Conservation Evidence strives to be as useful to conservationists as possible. Please take our survey to help the team improve our resource.

Providing evidence to improve practice

Individual study: Passage through a small drainage culvert by mule deer, Odocoilus hemionus, and other mammals

Published source details

Krawchuk A., Larsen K.W., Weir R.D. & Davis H. (2005) Passage through a small drainage culvert by mule deer, Odocoilus hemionus, and other mammals. The Canadian Field-Naturalist, 119, 296-298


This study is summarised as evidence for the intervention(s) shown on the right. The icon shows which synopsis it is relevant to.

Install tunnels/culverts/underpass under railways Terrestrial Mammal Conservation

A study in 2003 of culverts under a railway and highway in British Columbia, Canada (Krawchuk et al. 2005) found that at least two of three underpasses were used by mammals. Mule deer Odocoileus hemionus were detected using one small culvert (2.1 m wide, 1.5 m high, 30 m long) six times. They were not recorded using a larger (7 m wide, 5 m high, 40 m long) cattle underpass though signs of their presence were noted nearby. Black bears were detected 20 times passing through the smaller culvert and four times through the cattle underpass. Raccoons were detected twice at the cattle underpass. The smaller culvert had a soil substrate, was surrounded by vegetation and was relatively far from human activity. The cattle underpass had limited surrounding natural vegetation. No mammals were recorded using a third culvert (1.2 m wide and high, 30 m long), possibly due to camera malfunction. Culverts and the underpass ran under both the Canadian Pacific Railway and Trans-Canada Highway. They were monitored using infrared sensor cameras during August–November 2003. Animal tracks or signs around camera stations were also recorded.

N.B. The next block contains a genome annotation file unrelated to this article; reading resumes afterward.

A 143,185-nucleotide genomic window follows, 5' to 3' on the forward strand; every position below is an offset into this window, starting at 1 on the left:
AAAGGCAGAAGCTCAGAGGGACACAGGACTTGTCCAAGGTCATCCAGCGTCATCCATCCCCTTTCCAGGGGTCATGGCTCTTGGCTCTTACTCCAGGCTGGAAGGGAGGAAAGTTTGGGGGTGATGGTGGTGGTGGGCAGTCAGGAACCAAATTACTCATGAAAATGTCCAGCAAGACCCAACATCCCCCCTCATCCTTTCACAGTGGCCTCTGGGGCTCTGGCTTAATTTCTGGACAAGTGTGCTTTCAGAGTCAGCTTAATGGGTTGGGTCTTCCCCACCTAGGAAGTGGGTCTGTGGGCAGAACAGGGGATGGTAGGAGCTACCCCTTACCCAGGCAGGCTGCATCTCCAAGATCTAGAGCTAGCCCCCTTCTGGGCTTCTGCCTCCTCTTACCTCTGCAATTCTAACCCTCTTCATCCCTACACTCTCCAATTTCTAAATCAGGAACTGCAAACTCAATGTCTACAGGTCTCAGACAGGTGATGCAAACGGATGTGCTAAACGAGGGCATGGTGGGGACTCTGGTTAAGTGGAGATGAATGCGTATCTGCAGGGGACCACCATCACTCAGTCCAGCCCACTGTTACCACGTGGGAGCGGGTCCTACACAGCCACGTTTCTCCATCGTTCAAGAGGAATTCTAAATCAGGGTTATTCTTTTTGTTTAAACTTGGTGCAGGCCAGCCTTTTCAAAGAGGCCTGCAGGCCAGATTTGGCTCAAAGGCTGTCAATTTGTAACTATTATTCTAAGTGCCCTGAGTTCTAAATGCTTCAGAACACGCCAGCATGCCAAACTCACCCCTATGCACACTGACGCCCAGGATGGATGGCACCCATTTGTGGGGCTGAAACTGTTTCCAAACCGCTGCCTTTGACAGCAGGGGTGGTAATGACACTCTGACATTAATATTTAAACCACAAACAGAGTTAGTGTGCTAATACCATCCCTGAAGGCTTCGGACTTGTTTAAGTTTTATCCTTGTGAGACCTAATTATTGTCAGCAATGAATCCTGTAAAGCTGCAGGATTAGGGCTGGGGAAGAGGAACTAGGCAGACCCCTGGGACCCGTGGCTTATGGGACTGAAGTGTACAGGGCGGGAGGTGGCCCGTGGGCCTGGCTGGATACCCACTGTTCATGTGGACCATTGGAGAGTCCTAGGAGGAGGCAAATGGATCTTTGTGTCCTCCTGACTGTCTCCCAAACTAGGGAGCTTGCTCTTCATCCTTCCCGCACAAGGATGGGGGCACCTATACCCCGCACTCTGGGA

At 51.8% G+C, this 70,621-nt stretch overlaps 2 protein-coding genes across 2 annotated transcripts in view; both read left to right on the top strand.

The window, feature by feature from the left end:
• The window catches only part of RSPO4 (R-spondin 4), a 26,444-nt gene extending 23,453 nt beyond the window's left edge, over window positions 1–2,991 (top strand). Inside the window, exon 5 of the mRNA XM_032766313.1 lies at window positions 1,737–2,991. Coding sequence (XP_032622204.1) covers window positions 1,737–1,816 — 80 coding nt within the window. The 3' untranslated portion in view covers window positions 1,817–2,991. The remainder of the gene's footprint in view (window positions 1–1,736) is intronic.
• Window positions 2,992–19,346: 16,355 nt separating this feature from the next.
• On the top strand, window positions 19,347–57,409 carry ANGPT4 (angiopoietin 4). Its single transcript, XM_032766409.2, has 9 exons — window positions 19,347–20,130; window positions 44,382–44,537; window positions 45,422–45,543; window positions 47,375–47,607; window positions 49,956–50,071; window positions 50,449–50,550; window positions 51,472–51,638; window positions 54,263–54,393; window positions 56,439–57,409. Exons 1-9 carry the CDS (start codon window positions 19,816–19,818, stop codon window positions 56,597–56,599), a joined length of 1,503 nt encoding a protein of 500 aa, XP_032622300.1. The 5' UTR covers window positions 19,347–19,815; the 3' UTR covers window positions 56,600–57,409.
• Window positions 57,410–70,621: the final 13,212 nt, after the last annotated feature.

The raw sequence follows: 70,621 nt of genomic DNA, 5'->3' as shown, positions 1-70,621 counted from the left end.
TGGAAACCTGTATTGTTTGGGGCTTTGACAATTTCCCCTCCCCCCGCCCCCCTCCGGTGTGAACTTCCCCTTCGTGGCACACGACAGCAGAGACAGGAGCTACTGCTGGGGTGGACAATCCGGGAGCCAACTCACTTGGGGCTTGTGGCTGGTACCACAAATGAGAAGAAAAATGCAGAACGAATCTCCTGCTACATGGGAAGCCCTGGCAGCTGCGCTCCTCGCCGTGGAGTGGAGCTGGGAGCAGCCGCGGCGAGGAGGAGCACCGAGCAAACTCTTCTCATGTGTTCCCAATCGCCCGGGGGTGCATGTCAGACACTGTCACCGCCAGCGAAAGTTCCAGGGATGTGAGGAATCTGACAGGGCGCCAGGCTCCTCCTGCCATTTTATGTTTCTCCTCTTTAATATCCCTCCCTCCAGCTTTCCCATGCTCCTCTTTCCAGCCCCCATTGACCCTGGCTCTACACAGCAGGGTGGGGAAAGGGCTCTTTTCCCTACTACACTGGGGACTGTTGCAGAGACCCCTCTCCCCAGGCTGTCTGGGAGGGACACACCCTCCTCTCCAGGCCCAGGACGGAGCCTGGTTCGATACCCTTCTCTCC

(Summarised by Rebecca K. Smith)

Install tunnels/culverts/underpass under roads Terrestrial Mammal Conservation

A study in 2003 of a highway and railway in British Columbia, Canada (Krawchuk et al. 2005) found that at least two of three crossing structures were used by mammals. Mule deer Odocoileus hemionus were detected using one small culvert (2.1 m wide, 1.5 m high, 30 m long) six times. They were not recorded using a larger (7 m wide, 5 m high, 40 m long) cattle underpass though signs of their presence were noted nearby. Black bears were detected 20 times passing through the smaller culvert and four times through the cattle underpass. Raccoons were detected twice at the cattle underpass. The smaller culvert had a soil substrate, was surrounded by vegetation and was relatively far from human activity. The cattle underpass had limited surrounding natural vegetation. No mammals were recorded using a third culvert (1.2 m wide and high, 30 m long), possibly due to camera malfunction. Culverts and the underpass ran under both the Trans-Canada Highway and Canadian Pacific Railway. They were monitored using infrared sensor cameras during August–November 2003. Animal tracks or signs around camera stations were also recorded.

(Summarised by Rebecca K. Smith)